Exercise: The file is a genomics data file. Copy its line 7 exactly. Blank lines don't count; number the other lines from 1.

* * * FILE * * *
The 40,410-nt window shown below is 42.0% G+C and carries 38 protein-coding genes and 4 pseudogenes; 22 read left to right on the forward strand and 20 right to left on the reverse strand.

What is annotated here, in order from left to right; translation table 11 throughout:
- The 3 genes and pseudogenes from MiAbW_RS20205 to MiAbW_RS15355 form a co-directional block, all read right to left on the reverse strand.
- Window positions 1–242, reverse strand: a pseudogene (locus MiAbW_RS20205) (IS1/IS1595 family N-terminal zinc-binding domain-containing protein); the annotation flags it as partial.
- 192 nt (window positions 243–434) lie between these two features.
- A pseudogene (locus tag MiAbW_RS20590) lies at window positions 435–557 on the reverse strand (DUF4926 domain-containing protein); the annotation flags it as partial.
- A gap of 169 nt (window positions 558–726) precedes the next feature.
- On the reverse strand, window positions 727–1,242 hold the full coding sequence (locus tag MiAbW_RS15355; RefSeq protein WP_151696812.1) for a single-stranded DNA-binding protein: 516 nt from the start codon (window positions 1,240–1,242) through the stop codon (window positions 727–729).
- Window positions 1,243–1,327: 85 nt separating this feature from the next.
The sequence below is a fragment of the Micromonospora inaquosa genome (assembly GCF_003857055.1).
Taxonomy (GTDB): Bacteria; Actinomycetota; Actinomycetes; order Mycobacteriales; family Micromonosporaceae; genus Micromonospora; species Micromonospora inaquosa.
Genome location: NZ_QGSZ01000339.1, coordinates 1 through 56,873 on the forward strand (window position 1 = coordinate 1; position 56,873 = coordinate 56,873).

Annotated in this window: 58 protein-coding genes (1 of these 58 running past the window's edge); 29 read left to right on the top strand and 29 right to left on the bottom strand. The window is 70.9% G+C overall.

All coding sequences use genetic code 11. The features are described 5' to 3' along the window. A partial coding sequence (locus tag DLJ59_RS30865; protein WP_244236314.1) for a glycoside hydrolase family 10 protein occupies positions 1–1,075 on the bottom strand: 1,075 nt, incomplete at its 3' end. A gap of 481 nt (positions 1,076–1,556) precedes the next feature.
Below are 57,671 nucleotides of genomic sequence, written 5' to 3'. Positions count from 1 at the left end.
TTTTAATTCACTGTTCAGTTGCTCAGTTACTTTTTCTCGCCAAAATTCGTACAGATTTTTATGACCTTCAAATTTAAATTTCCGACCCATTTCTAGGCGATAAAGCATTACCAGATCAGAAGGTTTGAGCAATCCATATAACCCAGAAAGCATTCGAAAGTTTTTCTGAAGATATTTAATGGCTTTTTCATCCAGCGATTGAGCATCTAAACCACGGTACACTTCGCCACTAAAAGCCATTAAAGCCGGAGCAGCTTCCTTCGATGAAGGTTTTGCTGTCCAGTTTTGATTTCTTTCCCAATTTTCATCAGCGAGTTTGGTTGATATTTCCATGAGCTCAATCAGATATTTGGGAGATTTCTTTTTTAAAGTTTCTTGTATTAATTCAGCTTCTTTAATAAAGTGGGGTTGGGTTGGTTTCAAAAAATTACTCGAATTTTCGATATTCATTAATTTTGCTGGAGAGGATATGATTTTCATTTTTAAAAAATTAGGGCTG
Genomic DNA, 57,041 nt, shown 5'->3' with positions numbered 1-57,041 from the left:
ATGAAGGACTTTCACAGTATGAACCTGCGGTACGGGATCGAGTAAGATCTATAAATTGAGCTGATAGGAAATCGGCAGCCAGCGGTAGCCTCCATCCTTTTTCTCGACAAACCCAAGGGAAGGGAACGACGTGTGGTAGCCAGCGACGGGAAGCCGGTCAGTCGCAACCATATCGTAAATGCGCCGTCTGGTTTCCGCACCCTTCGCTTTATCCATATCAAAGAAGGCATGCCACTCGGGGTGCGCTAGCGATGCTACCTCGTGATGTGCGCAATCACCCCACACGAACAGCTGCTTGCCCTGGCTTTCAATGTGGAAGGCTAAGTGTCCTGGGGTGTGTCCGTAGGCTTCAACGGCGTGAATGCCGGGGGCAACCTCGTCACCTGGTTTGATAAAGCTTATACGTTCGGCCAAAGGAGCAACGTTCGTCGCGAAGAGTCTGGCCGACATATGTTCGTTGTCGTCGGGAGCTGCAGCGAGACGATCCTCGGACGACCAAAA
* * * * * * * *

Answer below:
- A gap of 169 nt (window positions 558–726) precedes the next feature.